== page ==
We have long wanted to create a neuron-by-neuron map of the brain’s circuitry to give us a 3-D glimpse into its connections are, how they work and how the different parts of the brain talk to one another. This is called “reverse engineering the brain” and is one of the Holy Grails of artificial intelligence and brain research. Unfortunately, we are many decades from being able to understand the entire brain at the neural level. With all our medical advances, it is proving difficult to understand all the neural hook-ups of a fruit fly brain, let alone a human brain. But recently, a new promising step is being taken, compliments of MRI research.
A new project, dubbed “The Human Connectome,” will take five years and cost $30 Million, will map out approximately 100 billion neurons and 150 trillion synapses. The study will include the work of 33 experts and 1,200 study participants at nine different institutions.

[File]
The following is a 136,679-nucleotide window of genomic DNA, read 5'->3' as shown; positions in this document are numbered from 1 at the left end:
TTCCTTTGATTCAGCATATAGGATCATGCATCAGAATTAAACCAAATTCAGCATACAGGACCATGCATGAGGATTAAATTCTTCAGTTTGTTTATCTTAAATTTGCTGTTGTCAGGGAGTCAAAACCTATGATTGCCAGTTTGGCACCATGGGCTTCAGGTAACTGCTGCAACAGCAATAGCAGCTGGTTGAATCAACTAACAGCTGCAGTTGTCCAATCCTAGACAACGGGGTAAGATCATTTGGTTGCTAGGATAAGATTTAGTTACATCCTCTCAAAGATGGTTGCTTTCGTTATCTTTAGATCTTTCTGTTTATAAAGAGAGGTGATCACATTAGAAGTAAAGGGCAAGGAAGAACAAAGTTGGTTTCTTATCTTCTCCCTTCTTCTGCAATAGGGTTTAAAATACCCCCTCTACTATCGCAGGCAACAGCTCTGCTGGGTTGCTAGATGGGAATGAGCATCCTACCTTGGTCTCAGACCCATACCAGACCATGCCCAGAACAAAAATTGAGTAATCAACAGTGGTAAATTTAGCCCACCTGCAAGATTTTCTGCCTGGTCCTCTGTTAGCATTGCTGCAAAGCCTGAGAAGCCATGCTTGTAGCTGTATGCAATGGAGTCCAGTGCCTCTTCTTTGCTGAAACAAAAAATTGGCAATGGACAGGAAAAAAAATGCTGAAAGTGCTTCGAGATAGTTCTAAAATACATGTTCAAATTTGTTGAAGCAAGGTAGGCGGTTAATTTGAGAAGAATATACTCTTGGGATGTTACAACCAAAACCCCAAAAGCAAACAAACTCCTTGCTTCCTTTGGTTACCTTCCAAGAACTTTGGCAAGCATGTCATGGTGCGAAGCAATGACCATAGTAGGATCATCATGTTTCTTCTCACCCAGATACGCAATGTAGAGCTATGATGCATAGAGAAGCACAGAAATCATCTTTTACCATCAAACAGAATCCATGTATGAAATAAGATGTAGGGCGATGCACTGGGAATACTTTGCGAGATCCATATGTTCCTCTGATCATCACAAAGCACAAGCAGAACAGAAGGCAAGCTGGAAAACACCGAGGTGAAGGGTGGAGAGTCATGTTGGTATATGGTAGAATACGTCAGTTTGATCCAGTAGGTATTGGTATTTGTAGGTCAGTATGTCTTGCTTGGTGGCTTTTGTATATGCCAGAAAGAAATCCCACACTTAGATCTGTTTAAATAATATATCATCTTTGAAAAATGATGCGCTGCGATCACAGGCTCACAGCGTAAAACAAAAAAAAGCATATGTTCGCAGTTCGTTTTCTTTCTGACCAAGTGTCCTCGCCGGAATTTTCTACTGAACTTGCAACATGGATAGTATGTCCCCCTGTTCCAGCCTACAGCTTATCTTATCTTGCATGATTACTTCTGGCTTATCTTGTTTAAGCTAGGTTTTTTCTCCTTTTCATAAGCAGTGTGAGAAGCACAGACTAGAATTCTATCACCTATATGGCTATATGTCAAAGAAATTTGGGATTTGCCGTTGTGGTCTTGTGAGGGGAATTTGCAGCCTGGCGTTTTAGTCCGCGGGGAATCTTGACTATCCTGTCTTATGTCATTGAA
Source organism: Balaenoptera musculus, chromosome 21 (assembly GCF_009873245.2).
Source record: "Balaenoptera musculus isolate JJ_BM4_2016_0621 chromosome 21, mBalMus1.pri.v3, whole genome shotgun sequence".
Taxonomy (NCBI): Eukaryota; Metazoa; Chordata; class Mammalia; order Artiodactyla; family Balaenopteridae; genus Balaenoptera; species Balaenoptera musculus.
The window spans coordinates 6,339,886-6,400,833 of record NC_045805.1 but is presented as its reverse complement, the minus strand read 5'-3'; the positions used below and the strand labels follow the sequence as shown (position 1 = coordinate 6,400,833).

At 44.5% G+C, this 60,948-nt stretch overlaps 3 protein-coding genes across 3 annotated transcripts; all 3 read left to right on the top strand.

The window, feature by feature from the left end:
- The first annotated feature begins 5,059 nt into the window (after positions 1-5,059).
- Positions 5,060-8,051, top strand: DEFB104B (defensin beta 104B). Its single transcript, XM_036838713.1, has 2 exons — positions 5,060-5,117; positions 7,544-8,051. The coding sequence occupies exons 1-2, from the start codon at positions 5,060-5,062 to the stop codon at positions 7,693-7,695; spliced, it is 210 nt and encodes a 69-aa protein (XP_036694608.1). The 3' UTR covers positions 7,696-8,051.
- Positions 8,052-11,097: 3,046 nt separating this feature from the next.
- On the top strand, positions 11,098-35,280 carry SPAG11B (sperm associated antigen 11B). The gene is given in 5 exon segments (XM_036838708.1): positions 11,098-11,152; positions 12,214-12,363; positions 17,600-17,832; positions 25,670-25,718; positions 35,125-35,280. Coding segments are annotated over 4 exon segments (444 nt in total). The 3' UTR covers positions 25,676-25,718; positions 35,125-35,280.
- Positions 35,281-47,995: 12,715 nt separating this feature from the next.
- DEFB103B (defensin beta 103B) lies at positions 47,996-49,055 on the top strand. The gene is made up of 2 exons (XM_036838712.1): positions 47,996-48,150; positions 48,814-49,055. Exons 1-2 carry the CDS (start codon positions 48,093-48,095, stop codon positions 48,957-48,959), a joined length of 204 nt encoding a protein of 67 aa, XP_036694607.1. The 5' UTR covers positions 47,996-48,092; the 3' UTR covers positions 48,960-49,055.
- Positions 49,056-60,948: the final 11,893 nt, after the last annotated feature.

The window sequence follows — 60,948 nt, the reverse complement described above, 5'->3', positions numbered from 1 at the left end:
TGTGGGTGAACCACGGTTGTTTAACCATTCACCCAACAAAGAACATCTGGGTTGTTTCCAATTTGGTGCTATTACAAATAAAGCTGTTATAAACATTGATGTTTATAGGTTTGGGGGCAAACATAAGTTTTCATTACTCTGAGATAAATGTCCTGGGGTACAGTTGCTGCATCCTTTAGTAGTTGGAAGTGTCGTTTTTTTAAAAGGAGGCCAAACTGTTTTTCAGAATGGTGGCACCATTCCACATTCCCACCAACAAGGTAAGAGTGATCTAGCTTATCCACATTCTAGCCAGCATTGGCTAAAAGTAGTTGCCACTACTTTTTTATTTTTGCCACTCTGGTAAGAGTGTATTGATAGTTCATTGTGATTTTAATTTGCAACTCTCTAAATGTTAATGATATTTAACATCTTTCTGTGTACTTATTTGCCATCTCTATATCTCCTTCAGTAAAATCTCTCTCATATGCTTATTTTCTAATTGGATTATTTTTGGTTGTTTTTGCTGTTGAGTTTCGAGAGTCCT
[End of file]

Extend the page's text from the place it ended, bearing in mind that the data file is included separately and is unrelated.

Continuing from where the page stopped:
This massive and complex undertaking will finally give us the first (rough) map of the brain’s neural network which computational neuroscientist H. Sebastian Seung says is one of the most technological and computational challenges of all time. With this (rough) map, we will be able to further determine what goes on in the brain of someone that is affected by autism, Alzheimer’s disease or even psychological disorders like schizophrenia. We will finally be able to view misfires, bad or missing connections or even a bad-rewire after the brain has been damaged.